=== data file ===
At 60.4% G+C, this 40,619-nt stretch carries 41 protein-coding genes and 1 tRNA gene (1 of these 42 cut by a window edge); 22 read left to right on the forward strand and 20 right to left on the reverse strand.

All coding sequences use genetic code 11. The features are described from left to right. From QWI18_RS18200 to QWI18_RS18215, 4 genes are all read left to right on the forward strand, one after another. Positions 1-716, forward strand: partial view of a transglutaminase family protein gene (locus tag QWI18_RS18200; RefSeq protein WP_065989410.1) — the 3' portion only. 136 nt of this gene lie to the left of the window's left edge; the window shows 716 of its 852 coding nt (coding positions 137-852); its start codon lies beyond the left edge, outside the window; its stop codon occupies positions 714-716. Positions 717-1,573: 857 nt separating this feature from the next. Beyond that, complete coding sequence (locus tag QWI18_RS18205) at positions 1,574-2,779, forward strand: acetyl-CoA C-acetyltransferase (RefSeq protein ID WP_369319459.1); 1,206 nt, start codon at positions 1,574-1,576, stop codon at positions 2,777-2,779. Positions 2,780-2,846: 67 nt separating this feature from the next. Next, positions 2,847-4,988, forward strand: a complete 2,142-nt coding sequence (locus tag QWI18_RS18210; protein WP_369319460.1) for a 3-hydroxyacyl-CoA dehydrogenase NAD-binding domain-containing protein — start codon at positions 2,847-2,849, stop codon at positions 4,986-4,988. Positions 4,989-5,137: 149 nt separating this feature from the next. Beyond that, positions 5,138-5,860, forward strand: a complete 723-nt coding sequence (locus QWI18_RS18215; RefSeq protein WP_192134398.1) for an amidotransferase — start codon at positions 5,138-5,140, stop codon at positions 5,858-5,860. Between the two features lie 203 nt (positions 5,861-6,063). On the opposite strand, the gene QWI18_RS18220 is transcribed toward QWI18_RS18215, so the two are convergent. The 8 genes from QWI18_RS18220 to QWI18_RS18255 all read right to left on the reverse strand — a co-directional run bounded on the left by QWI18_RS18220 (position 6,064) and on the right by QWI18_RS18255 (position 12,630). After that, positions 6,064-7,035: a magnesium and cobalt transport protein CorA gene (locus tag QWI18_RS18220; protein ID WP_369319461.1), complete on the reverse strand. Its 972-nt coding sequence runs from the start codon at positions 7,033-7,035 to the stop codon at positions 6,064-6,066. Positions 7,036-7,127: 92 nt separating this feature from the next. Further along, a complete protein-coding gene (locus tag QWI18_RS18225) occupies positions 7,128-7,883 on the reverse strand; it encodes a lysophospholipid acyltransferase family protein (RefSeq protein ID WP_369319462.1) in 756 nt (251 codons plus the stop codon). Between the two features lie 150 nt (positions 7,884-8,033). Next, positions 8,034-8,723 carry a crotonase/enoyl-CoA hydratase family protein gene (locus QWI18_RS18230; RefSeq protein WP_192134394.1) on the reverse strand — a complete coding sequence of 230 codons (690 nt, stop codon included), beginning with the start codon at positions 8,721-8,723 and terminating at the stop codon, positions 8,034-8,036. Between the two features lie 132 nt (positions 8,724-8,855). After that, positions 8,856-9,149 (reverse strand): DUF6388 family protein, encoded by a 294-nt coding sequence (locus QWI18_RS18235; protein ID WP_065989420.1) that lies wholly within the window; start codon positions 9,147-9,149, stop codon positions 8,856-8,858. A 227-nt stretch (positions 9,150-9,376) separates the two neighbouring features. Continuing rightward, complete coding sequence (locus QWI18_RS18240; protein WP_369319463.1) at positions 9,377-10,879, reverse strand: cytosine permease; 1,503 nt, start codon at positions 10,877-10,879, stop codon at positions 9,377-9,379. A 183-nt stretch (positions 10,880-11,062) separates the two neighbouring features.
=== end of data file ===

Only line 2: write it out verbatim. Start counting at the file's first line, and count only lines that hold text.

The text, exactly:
All coding sequences use genetic code 11. The features are described from left to right. From QWI18_RS18200 to QWI18_RS18215, 4 genes are all read left to right on the forward strand, one after another. Positions 1-716, forward strand: partial view of a transglutaminase family protein gene (locus tag QWI18_RS18200; RefSeq protein WP_065989410.1) — the 3' portion only. 136 nt of this gene lie to the left of the window's left edge; the window shows 716 of its 852 coding nt (coding positions 137-852); its start codon lies beyond the left edge, outside the window; its stop codon occupies positions 714-716. Positions 717-1,573: 857 nt separating this feature from the next. Beyond that, complete coding sequence (locus tag QWI18_RS18205) at positions 1,574-2,779, forward strand: acetyl-CoA C-acetyltransferase (RefSeq protein ID WP_369319459.1); 1,206 nt, start codon at positions 1,574-1,576, stop codon at positions 2,777-2,779. Positions 2,780-2,846: 67 nt separating this feature from the next. Next, positions 2,847-4,988, forward strand: a complete 2,142-nt coding sequence (locus tag QWI18_RS18210; protein WP_369319460.1) for a 3-hydroxyacyl-CoA dehydrogenase NAD-binding domain-containing protein — start codon at positions 2,847-2,849, stop codon at positions 4,986-4,988. Positions 4,989-5,137: 149 nt separating this feature from the next. Beyond that, positions 5,138-5,860, forward strand: a complete 723-nt coding sequence (locus QWI18_RS18215; RefSeq protein WP_192134398.1) for an amidotransferase — start codon at positions 5,138-5,140, stop codon at positions 5,858-5,860. Between the two features lie 203 nt (positions 5,861-6,063). On the opposite strand, the gene QWI18_RS18220 is transcribed toward QWI18_RS18215, so the two are convergent. The 8 genes from QWI18_RS18220 to QWI18_RS18255 all read right to left on the reverse strand — a co-directional run bounded on the left by QWI18_RS18220 (position 6,064) and on the right by QWI18_RS18255 (position 12,630). After that, positions 6,064-7,035: a magnesium and cobalt transport protein CorA gene (locus tag QWI18_RS18220; protein ID WP_369319461.1), complete on the reverse strand. Its 972-nt coding sequence runs from the start codon at positions 7,033-7,035 to the stop codon at positions 6,064-6,066. Positions 7,036-7,127: 92 nt separating this feature from the next. Further along, a complete protein-coding gene (locus tag QWI18_RS18225) occupies positions 7,128-7,883 on the reverse strand; it encodes a lysophospholipid acyltransferase family protein (RefSeq protein ID WP_369319462.1) in 756 nt (251 codons plus the stop codon). Between the two features lie 150 nt (positions 7,884-8,033). Next, positions 8,034-8,723 carry a crotonase/enoyl-CoA hydratase family protein gene (locus QWI18_RS18230; RefSeq protein WP_192134394.1) on the reverse strand — a complete coding sequence of 230 codons (690 nt, stop codon included), beginning with the start codon at positions 8,721-8,723 and terminating at the stop codon, positions 8,034-8,036. Between the two features lie 132 nt (positions 8,724-8,855). After that, positions 8,856-9,149 (reverse strand): DUF6388 family protein, encoded by a 294-nt coding sequence (locus QWI18_RS18235; protein ID WP_065989420.1) that lies wholly within the window; start codon positions 9,147-9,149, stop codon positions 8,856-8,858. A 227-nt stretch (positions 9,150-9,376) separates the two neighbouring features. Continuing rightward, complete coding sequence (locus QWI18_RS18240; protein WP_369319463.1) at positions 9,377-10,879, reverse strand: cytosine permease; 1,503 nt, start codon at positions 10,877-10,879, stop codon at positions 9,377-9,379. A 183-nt stretch (positions 10,880-11,062) separates the two neighbouring features.